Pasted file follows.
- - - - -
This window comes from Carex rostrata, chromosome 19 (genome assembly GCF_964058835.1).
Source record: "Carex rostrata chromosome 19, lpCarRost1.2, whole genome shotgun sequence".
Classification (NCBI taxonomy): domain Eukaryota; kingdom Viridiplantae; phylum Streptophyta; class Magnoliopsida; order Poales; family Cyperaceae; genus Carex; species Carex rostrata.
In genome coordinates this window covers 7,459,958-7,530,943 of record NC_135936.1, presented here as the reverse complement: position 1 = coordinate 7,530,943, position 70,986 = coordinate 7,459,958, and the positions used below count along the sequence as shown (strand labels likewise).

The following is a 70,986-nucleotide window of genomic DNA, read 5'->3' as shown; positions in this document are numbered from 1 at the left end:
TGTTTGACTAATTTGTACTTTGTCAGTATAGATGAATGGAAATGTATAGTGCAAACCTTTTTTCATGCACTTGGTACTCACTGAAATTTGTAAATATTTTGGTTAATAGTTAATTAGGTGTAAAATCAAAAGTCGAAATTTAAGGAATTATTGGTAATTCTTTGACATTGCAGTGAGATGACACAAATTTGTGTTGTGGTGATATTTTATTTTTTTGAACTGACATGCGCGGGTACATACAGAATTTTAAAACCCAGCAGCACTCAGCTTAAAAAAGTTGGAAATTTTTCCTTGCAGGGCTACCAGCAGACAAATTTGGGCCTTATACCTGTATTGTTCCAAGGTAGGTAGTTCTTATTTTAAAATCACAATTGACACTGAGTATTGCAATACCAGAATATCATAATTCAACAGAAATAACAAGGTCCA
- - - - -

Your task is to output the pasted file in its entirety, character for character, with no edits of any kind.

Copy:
This window comes from Carex rostrata, chromosome 19 (genome assembly GCF_964058835.1).
Source record: "Carex rostrata chromosome 19, lpCarRost1.2, whole genome shotgun sequence".
Classification (NCBI taxonomy): domain Eukaryota; kingdom Viridiplantae; phylum Streptophyta; class Magnoliopsida; order Poales; family Cyperaceae; genus Carex; species Carex rostrata.
In genome coordinates this window covers 7,459,958-7,530,943 of record NC_135936.1, presented here as the reverse complement: position 1 = coordinate 7,530,943, position 70,986 = coordinate 7,459,958, and the positions used below count along the sequence as shown (strand labels likewise).

The following is a 70,986-nucleotide window of genomic DNA, read 5'->3' as shown; positions in this document are numbered from 1 at the left end:
TGTTTGACTAATTTGTACTTTGTCAGTATAGATGAATGGAAATGTATAGTGCAAACCTTTTTTCATGCACTTGGTACTCACTGAAATTTGTAAATATTTTGGTTAATAGTTAATTAGGTGTAAAATCAAAAGTCGAAATTTAAGGAATTATTGGTAATTCTTTGACATTGCAGTGAGATGACACAAATTTGTGTTGTGGTGATATTTTATTTTTTTGAACTGACATGCGCGGGTACATACAGAATTTTAAAACCCAGCAGCACTCAGCTTAAAAAAGTTGGAAATTTTTCCTTGCAGGGCTACCAGCAGACAAATTTGGGCCTTATACCTGTATTGTTCCAAGGTAGGTAGTTCTTATTTTAAAATCACAATTGACACTGAGTATTGCAATACCAGAATATCATAATTCAACAGAAATAACAAGGTCCA